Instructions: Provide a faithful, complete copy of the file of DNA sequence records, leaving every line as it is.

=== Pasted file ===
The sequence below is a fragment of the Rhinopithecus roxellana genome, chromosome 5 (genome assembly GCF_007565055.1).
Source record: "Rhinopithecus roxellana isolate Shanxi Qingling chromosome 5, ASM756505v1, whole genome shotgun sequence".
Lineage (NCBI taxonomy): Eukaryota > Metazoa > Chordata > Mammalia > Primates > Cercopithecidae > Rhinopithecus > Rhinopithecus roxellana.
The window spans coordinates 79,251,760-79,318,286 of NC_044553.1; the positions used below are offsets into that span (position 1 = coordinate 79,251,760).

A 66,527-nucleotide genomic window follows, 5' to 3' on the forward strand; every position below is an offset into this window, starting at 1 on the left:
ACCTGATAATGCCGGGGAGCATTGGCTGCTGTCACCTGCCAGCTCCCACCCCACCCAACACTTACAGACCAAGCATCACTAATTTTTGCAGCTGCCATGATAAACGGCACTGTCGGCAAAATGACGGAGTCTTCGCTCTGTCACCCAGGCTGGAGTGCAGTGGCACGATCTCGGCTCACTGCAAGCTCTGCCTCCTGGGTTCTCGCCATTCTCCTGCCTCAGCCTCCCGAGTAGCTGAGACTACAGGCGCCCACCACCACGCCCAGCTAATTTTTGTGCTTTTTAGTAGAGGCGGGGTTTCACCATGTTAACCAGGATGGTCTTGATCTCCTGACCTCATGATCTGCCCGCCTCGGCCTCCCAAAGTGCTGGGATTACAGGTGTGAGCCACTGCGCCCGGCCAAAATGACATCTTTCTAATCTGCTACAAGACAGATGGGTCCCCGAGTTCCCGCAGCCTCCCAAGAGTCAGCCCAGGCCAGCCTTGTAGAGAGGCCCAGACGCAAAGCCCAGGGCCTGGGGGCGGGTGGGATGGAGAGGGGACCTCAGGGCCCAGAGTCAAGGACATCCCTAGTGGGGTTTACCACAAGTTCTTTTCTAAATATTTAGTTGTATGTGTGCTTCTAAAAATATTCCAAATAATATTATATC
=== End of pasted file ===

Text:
The sequence below is a fragment of the Rhinopithecus roxellana genome, chromosome 5 (genome assembly GCF_007565055.1).
Source record: "Rhinopithecus roxellana isolate Shanxi Qingling chromosome 5, ASM756505v1, whole genome shotgun sequence".
Lineage (NCBI taxonomy): Eukaryota > Metazoa > Chordata > Mammalia > Primates > Cercopithecidae > Rhinopithecus > Rhinopithecus roxellana.
The window spans coordinates 79,251,760-79,318,286 of NC_044553.1; the positions used below are offsets into that span (position 1 = coordinate 79,251,760).

A 66,527-nucleotide genomic window follows, 5' to 3' on the forward strand; every position below is an offset into this window, starting at 1 on the left:
ACCTGATAATGCCGGGGAGCATTGGCTGCTGTCACCTGCCAGCTCCCACCCCACCCAACACTTACAGACCAAGCATCACTAATTTTTGCAGCTGCCATGATAAACGGCACTGTCGGCAAAATGACGGAGTCTTCGCTCTGTCACCCAGGCTGGAGTGCAGTGGCACGATCTCGGCTCACTGCAAGCTCTGCCTCCTGGGTTCTCGCCATTCTCCTGCCTCAGCCTCCCGAGTAGCTGAGACTACAGGCGCCCACCACCACGCCCAGCTAATTTTTGTGCTTTTTAGTAGAGGCGGGGTTTCACCATGTTAACCAGGATGGTCTTGATCTCCTGACCTCATGATCTGCCCGCCTCGGCCTCCCAAAGTGCTGGGATTACAGGTGTGAGCCACTGCGCCCGGCCAAAATGACATCTTTCTAATCTGCTACAAGACAGATGGGTCCCCGAGTTCCCGCAGCCTCCCAAGAGTCAGCCCAGGCCAGCCTTGTAGAGAGGCCCAGACGCAAAGCCCAGGGCCTGGGGGCGGGTGGGATGGAGAGGGGACCTCAGGGCCCAGAGTCAAGGACATCCCTAGTGGGGTTTACCACAAGTTCTTTTCTAAATATTTAGTTGTATGTGTGCTTCTAAAAATATTCCAAATAATATTATATC